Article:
Our Prayer for Today…


(click here to listen to the Ray Charles version of this amazing song…)

As we wake up this morning, we mourn the great loss of life suffered this week in communities such as Baton Rouge, Minneapolis/St. Paul, and Dallas. As I see it, across America this day, there is a hush of remembrance, a call from above. As I reflected this morning on this painful loss of life, I’m reminded of a song we Americans have sung since the earliest days of the 20th century. And while it’s not as popular now-a-days to sing patriotic songs as it was when I was a child, I’m still moved to share these four stanzas with you today. Here’s a bit of the story behind the song…

In 1893, at the age of 33, Katharine Lee Bates, an English professor at Wellesley College, had taken a train trip to Colorado Springs, Colorado, to teach a short summer school session at Colorado College. Several of the sights on her trip inspired her, and they found their way into her poem, including the World’s Columbian Exposition in Chicago, with its promise of the future contained within its alabaster buildings; the wheat fields of America’s heartland Kansas, through which her train was riding on July 16; and the majestic view of the Great Plains from high atop Zebulon’s Pikes Peak. On the pinnacle of that mountain, the words of the poem started to come to her, and she wrote them down upon returning to her hotel room at the original Antlers Hotel. The poem was initially published two years later in The Congregationalist to commemorate the Fourth of July. It quickly caught the public’s fancy. Amended versions were published in 1904 and 1911.

Several existing pieces of music were adapted to the poem. A hymn tune composed by Samuel A. Ward was generally considered the best music as early as 1910 and is still the popular tune today. Just as Bates had been inspired to write her poem, Ward, too, was inspired to compose his tune. The tune came to him while he was on a ferryboat trip from Coney Island back to his home in New York City, after a leisurely summer day in 1882, and he immediately wrote it down. He was so anxious to capture the tune in his head, he asked fellow passenger friend Harry Martin for his shirt cuff to write the tune on. He composed the tune for the old hymn “O Mother Dear, Jerusalem”, re-titling the work “Materna”. Ward’s music combined with Bates’s poem were first published together in 1910 and titled “America the Beautiful”.  (thanks to Wikipedia for this overview!)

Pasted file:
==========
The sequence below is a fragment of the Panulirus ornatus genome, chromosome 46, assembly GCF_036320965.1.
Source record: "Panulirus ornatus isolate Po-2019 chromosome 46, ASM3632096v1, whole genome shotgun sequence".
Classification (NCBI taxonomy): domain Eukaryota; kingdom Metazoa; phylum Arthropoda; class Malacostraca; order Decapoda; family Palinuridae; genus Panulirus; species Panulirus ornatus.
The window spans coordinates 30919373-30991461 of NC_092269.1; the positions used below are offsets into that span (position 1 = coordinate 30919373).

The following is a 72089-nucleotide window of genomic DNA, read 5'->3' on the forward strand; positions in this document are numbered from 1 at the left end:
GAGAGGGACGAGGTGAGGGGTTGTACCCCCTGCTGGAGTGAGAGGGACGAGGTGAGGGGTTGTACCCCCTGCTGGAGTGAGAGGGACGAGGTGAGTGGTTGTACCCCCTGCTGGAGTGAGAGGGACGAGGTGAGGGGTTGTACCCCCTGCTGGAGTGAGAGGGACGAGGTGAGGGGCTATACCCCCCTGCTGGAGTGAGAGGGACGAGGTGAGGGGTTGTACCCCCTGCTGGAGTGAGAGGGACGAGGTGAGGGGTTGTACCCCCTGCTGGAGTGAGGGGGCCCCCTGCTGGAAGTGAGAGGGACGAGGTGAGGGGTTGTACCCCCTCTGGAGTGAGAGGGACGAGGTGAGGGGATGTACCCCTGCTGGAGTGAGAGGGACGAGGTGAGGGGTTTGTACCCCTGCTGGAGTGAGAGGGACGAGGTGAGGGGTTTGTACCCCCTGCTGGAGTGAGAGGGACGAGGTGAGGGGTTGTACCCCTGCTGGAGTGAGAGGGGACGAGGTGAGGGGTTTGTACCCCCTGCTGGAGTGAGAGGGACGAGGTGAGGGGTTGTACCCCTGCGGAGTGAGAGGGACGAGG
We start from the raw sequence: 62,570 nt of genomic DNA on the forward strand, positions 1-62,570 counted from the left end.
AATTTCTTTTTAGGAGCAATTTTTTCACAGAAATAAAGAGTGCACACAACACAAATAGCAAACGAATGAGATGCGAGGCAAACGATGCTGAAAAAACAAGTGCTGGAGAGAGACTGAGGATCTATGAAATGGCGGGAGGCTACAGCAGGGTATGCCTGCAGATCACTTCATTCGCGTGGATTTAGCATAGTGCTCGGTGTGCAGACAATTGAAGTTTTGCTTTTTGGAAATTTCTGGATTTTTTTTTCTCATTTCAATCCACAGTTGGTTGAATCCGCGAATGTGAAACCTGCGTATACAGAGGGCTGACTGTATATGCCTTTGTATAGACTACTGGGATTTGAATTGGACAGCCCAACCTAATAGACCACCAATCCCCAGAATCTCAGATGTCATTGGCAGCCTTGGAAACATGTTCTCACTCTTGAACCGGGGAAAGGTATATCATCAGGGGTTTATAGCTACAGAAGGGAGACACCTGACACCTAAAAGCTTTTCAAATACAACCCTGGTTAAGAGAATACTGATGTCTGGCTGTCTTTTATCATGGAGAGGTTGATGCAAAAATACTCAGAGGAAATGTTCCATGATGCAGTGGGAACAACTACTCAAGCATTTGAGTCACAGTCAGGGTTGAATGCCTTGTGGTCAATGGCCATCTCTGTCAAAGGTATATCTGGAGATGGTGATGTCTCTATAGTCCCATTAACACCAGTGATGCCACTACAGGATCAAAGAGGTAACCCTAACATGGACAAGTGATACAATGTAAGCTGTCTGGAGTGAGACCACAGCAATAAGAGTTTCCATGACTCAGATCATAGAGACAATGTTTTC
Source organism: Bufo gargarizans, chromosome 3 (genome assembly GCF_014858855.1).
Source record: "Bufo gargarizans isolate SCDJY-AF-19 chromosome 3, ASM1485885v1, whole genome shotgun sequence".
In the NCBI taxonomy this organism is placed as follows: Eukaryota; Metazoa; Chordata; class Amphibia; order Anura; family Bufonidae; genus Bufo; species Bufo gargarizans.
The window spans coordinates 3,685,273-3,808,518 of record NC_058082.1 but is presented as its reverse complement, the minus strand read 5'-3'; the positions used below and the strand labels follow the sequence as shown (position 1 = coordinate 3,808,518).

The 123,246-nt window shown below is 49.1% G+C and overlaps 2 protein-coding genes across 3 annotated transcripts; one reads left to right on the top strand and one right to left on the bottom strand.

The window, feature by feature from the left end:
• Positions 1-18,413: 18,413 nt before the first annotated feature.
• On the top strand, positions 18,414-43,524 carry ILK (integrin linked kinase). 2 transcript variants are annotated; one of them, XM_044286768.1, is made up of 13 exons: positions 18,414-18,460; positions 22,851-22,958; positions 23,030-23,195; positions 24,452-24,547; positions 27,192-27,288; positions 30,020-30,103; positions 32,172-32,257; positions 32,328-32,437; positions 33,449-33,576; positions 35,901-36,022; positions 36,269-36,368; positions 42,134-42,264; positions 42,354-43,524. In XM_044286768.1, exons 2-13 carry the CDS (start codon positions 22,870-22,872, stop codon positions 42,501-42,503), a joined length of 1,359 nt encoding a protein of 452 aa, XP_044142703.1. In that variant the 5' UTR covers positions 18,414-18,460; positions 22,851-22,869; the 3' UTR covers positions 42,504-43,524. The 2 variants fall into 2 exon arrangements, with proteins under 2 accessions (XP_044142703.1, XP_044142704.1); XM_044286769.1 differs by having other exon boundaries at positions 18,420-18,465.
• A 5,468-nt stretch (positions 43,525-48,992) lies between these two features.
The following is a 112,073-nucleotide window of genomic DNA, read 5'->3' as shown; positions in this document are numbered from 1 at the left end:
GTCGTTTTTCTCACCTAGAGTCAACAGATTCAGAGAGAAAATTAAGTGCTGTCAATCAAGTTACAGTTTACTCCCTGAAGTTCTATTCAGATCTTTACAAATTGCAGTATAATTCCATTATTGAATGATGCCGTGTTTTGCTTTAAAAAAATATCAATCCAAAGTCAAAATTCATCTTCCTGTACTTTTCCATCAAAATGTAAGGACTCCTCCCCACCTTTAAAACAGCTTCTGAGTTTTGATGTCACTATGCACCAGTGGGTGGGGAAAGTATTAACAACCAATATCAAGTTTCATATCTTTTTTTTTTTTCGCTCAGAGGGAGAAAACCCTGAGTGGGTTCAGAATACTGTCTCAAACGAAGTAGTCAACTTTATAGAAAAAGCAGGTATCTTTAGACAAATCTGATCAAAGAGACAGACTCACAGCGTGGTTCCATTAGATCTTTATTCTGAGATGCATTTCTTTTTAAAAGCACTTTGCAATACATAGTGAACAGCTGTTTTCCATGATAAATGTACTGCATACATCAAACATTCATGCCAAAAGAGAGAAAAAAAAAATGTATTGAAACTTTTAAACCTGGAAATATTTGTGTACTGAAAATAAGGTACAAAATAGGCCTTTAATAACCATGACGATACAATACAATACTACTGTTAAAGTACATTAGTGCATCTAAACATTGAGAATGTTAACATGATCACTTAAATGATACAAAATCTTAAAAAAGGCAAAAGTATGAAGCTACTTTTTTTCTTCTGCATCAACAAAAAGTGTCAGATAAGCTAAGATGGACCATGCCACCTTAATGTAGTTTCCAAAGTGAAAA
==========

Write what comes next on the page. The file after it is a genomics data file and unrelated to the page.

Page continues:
O beautiful for spacious skies,
For amber waves of grain,
For purple mountain majesties
Above the fruited plain!
America! America!
God shed His grace on thee
And crown thy good with brotherhood
From sea to shining sea!

O beautiful for pilgrim feet,
Whose stern, impassioned stress
A thoroughfare for freedom beat
Across the wilderness!
America! America!
God mend thine every flaw,
Confirm thy soul in self-control,
Thy liberty in law!

O beautiful for heroes proved
In liberating strife,
Who more than self their country loved
And mercy more than life!
America! America!
May God thy gold refine,
Till all success be nobleness,
And every gain divine!

O beautiful for patriot dream
That sees beyond the years
Thine alabaster cities gleam
Undimmed by human tears!
America! America!
God shed His grace on thee
And crown thy good with brotherhood
From sea to shining sea!

Our prayer for today:

Dearest God, our Divine Creator, may all Americans, despite our troubling differences surrounding race, religion, or politics, humbly stand together, united in faith, hope and love in these difficult times. May we put aside, if only for a moment, our own needs and wants, and consider those needs and wants of others. Let us be peacemakers rather than war-mongers. Let us be good listeners rather than loud orators. And may You, O Lord, shed Your amazing grace on America, during these turbulent times, crowning everything good with Your spirit of brother and sisterhood, from sea to shining sea. For Your Name’s sake. Amen.

May the Good Lord Bless and Keep You…


Marty & Sandy Boller


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